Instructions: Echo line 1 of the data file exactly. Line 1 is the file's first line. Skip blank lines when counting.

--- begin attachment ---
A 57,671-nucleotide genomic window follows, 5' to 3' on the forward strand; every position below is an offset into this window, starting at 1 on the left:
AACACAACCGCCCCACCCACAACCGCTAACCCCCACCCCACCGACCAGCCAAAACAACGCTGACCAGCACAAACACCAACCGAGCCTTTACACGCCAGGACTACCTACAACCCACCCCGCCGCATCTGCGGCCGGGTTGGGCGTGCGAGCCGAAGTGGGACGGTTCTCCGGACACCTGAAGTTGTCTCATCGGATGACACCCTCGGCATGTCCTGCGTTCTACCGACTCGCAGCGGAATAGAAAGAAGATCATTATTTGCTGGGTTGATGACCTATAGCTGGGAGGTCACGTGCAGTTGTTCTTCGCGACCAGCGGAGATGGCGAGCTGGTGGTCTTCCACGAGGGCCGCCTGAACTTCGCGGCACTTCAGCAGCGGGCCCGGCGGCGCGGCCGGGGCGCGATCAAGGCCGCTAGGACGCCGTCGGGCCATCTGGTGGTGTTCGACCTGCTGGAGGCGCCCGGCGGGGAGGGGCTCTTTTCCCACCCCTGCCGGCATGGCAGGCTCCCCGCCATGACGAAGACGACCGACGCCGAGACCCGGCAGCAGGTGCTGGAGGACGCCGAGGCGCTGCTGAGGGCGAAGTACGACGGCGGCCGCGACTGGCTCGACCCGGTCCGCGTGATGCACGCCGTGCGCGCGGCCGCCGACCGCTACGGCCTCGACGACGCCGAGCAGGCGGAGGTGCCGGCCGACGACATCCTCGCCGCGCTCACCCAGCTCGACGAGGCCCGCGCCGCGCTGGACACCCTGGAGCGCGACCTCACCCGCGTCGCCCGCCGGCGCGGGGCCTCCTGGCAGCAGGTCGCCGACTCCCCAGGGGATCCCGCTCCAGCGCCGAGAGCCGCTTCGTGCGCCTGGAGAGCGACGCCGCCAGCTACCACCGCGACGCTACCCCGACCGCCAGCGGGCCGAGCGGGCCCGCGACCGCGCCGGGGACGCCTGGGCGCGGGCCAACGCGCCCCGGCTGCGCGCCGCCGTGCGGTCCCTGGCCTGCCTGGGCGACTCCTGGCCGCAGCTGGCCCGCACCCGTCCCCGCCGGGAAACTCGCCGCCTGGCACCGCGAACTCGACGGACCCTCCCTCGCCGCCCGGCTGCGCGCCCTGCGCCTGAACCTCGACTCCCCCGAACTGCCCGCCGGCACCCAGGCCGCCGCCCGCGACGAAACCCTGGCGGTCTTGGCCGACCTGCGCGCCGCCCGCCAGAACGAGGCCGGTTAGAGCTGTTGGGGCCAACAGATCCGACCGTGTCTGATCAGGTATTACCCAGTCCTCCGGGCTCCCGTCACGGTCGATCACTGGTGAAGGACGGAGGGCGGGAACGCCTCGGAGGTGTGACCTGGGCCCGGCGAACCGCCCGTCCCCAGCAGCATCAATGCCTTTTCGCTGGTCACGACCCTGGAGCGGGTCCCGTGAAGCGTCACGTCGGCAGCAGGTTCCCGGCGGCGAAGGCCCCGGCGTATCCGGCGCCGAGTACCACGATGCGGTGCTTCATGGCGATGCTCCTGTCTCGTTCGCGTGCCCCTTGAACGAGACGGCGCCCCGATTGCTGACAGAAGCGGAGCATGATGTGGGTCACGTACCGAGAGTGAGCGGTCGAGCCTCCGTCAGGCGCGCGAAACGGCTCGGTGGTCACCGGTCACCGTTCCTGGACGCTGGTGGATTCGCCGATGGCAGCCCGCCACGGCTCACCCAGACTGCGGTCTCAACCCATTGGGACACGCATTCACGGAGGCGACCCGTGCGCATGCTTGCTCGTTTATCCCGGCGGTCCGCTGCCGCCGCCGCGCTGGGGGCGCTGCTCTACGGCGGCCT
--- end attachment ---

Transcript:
A 57,671-nucleotide genomic window follows, 5' to 3' on the forward strand; every position below is an offset into this window, starting at 1 on the left: